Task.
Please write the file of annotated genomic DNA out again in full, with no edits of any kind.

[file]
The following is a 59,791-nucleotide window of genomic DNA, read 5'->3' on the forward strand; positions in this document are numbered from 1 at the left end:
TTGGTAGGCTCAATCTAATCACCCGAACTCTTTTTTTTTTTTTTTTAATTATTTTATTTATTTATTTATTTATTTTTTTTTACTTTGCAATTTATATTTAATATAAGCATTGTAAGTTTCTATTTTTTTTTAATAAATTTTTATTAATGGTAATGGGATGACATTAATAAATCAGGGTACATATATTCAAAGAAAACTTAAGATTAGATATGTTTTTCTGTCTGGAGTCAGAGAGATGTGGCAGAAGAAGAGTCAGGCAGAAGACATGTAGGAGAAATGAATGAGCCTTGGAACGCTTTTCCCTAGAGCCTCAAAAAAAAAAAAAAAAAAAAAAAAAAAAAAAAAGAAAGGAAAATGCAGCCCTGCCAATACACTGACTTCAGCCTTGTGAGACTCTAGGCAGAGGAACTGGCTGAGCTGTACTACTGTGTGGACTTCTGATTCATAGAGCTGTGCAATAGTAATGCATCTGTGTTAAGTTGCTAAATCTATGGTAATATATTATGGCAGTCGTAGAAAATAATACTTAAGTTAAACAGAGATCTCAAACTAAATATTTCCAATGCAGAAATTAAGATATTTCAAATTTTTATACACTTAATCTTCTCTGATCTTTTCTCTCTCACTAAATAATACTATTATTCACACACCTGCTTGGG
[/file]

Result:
The following is a 59,791-nucleotide window of genomic DNA, read 5'->3' on the forward strand; positions in this document are numbered from 1 at the left end:
TTGGTAGGCTCAATCTAATCACCCGAACTCTTTTTTTTTTTTTTTTAATTATTTTATTTATTTATTTATTTATTTTTTTTTACTTTGCAATTTATATTTAATATAAGCATTGTAAGTTTCTATTTTTTTTTAATAAATTTTTATTAATGGTAATGGGATGACATTAATAAATCAGGGTACATATATTCAAAGAAAACTTAAGATTAGATATGTTTTTCTGTCTGGAGTCAGAGAGATGTGGCAGAAGAAGAGTCAGGCAGAAGACATGTAGGAGAAATGAATGAGCCTTGGAACGCTTTTCCCTAGAGCCTCAAAAAAAAAAAAAAAAAAAAAAAAAAAAAAAAAGAAAGGAAAATGCAGCCCTGCCAATACACTGACTTCAGCCTTGTGAGACTCTAGGCAGAGGAACTGGCTGAGCTGTACTACTGTGTGGACTTCTGATTCATAGAGCTGTGCAATAGTAATGCATCTGTGTTAAGTTGCTAAATCTATGGTAATATATTATGGCAGTCGTAGAAAATAATACTTAAGTTAAACAGAGATCTCAAACTAAATATTTCCAATGCAGAAATTAAGATATTTCAAATTTTTATACACTTAATCTTCTCTGATCTTTTCTCTCTCACTAAATAATACTATTATTCACACACCTGCTTGGG